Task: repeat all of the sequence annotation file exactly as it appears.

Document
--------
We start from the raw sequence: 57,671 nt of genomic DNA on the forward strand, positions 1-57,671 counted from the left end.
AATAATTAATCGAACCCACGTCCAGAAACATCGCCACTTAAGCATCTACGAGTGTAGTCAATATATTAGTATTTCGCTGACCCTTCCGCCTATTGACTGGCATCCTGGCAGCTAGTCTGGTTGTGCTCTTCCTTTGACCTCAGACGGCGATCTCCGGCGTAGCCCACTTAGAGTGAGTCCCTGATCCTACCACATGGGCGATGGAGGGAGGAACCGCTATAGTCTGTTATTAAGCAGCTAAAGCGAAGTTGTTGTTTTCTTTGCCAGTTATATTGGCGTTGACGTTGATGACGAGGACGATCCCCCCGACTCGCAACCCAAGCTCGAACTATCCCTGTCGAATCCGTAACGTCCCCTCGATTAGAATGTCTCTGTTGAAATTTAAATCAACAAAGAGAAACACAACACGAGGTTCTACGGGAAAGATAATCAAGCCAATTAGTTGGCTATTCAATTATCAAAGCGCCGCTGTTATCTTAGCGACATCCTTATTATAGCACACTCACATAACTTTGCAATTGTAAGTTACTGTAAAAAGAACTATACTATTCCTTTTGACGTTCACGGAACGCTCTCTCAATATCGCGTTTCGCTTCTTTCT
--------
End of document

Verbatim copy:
We start from the raw sequence: 57,671 nt of genomic DNA on the forward strand, positions 1-57,671 counted from the left end.
AATAATTAATCGAACCCACGTCCAGAAACATCGCCACTTAAGCATCTACGAGTGTAGTCAATATATTAGTATTTCGCTGACCCTTCCGCCTATTGACTGGCATCCTGGCAGCTAGTCTGGTTGTGCTCTTCCTTTGACCTCAGACGGCGATCTCCGGCGTAGCCCACTTAGAGTGAGTCCCTGATCCTACCACATGGGCGATGGAGGGAGGAACCGCTATAGTCTGTTATTAAGCAGCTAAAGCGAAGTTGTTGTTTTCTTTGCCAGTTATATTGGCGTTGACGTTGATGACGAGGACGATCCCCCCGACTCGCAACCCAAGCTCGAACTATCCCTGTCGAATCCGTAACGTCCCCTCGATTAGAATGTCTCTGTTGAAATTTAAATCAACAAAGAGAAACACAACACGAGGTTCTACGGGAAAGATAATCAAGCCAATTAGTTGGCTATTCAATTATCAAAGCGCCGCTGTTATCTTAGCGACATCCTTATTATAGCACACTCACATAACTTTGCAATTGTAAGTTACTGTAAAAAGAACTATACTATTCCTTTTGACGTTCACGGAACGCTCTCTCAATATCGCGTTTCGCTTCTTTCT